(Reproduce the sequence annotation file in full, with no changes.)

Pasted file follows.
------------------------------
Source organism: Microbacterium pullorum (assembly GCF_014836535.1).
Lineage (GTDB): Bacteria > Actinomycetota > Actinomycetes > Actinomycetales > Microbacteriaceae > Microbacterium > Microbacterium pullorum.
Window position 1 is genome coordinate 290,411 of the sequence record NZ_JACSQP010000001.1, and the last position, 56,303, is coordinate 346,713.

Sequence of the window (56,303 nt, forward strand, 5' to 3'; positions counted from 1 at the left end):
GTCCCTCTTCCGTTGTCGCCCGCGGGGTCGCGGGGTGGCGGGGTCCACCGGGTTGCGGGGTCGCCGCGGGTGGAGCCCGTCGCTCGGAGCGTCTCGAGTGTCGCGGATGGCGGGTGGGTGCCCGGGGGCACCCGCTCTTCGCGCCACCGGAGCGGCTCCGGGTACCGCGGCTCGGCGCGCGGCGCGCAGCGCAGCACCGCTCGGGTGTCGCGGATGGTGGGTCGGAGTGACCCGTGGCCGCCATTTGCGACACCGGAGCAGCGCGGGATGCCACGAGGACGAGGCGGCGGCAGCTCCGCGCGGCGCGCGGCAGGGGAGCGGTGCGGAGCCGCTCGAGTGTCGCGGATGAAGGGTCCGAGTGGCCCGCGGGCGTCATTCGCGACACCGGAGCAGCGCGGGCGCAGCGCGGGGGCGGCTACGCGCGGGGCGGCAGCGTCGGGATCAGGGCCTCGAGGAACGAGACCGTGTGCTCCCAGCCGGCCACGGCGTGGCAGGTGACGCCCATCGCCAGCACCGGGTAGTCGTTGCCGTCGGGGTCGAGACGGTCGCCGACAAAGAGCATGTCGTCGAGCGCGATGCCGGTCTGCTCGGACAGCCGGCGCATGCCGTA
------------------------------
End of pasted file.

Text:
Source organism: Microbacterium pullorum (assembly GCF_014836535.1).
Lineage (GTDB): Bacteria > Actinomycetota > Actinomycetes > Actinomycetales > Microbacteriaceae > Microbacterium > Microbacterium pullorum.
Window position 1 is genome coordinate 290,411 of the sequence record NZ_JACSQP010000001.1, and the last position, 56,303, is coordinate 346,713.

Sequence of the window (56,303 nt, forward strand, 5' to 3'; positions counted from 1 at the left end):
GTCCCTCTTCCGTTGTCGCCCGCGGGGTCGCGGGGTGGCGGGGTCCACCGGGTTGCGGGGTCGCCGCGGGTGGAGCCCGTCGCTCGGAGCGTCTCGAGTGTCGCGGATGGCGGGTGGGTGCCCGGGGGCACCCGCTCTTCGCGCCACCGGAGCGGCTCCGGGTACCGCGGCTCGGCGCGCGGCGCGCAGCGCAGCACCGCTCGGGTGTCGCGGATGGTGGGTCGGAGTGACCCGTGGCCGCCATTTGCGACACCGGAGCAGCGCGGGATGCCACGAGGACGAGGCGGCGGCAGCTCCGCGCGGCGCGCGGCAGGGGAGCGGTGCGGAGCCGCTCGAGTGTCGCGGATGAAGGGTCCGAGTGGCCCGCGGGCGTCATTCGCGACACCGGAGCAGCGCGGGCGCAGCGCGGGGGCGGCTACGCGCGGGGCGGCAGCGTCGGGATCAGGGCCTCGAGGAACGAGACCGTGTGCTCCCAGCCGGCCACGGCGTGGCAGGTGACGCCCATCGCCAGCACCGGGTAGTCGTTGCCGTCGGGGTCGAGACGGTCGCCGACAAAGAGCATGTCGTCGAGCGCGATGCCGGTCTGCTCGGACAGCCGGCGCATGCCGTA